Circus Arts a Big Hit in the North
In this issueEngage - Volume 8, Issue 2 Fall 2018
The Northern Saskatchewan International Children’s Festival partnered with ‘Circus and Magic Partnership’ (CAMP) to bring The Northern Circus Camp to youth who might otherwise not be given the opportunity to try circus arts first-hand.
CAMP is a popular and successful program originally created in Winnipeg that connected underserved and at-risk youth with arts activities. Kindergarten to grade 5 students from Pinehouse Elementary school in Pinehouse, located a few hours north of Saskatoon, took part in learning the craft of circus arts over a course of a week this past March. This program received funding from the Cameco Creative Kids Northern Cultural Fund.
The Northern Circus Camp included different professional circus and arts activities, such as: juggling, stilt walking, hula hooping, flower sticks and unicycling. Twelve artists spent time in the community and worked with the children throughout the week. The 167 participating students tried different activities and by mid-week they chose which one they would like to perform in front of an audience. On the last day, students presented a performance for family and community members that demonstrated some of the skills that they learned.
“The kids gain so much confidence in themselves through circus arts. They realize things that are fun are also challenging, as are things in life.” ~ Blayne Bird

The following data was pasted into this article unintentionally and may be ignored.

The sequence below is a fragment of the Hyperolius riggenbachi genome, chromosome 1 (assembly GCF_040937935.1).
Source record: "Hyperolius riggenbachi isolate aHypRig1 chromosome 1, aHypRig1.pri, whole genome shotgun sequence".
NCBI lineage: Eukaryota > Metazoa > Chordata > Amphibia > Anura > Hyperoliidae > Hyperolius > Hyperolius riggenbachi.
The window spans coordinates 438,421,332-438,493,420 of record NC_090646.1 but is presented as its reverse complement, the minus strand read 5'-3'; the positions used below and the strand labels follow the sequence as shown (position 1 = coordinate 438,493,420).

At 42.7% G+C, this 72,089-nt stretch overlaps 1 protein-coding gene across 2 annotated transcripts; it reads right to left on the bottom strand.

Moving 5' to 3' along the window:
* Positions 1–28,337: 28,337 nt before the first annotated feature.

“The show was amazing,” says Blayne Bird, who was a juggler and unicycle performer, was one of the circus arts instructors who spent the week teaching the children the art of circus magic.
According to Bird, the kids received the opportunity to discover new skills that they otherwise wouldn’t have had the chance to learn. “The kids loved learning new skills. Different skills meant a different challenge for the kids,” he adds.
The circus equipment was left in the community after the program ended, so students could continue to improve their skills. An after school circus club was created for the students who are interested in continuing circus skills. A teacher was also trained on how to safely use and maintain the equipment, in order to ensure that it remains accessible to the students.
“The kids gain so much confidence in themselves through circus arts. They realize things that are fun are also challenging, as are things in life,” Bird adds. “Circus arts also brings out a different side of the children as it’s fun and not competitive.”
Jane Laxdall, grade 4 teacher, Pinehouse elementary school, agrees and says that the circus camp was a great experience for the kids. “Many of the kids learned that they can do all sort of skills. All of the kids were in the final show. They all had a part and choose the skill that they were going to work on,” she explains. “All the parents and teachers came out for the final performance. The room was packed and it was really great to see they kids do really amazing things.”
Laxdall continues, “Some of the kids have different challenges in school and it was great to see them becoming leaders and the ones who can do amazing things like walk on the highest stilts. Some of the children commented that it was the most fun they ever had at school. It was so nice to see adults and children having fun all day long.”
Cameco provided $90,000 over three years to the Creative Kids Northern Cultural Fund. The fund continues to help northern Saskatchewan communities start or expand artistic and cultural programs. The fund is administered through SaskCulture.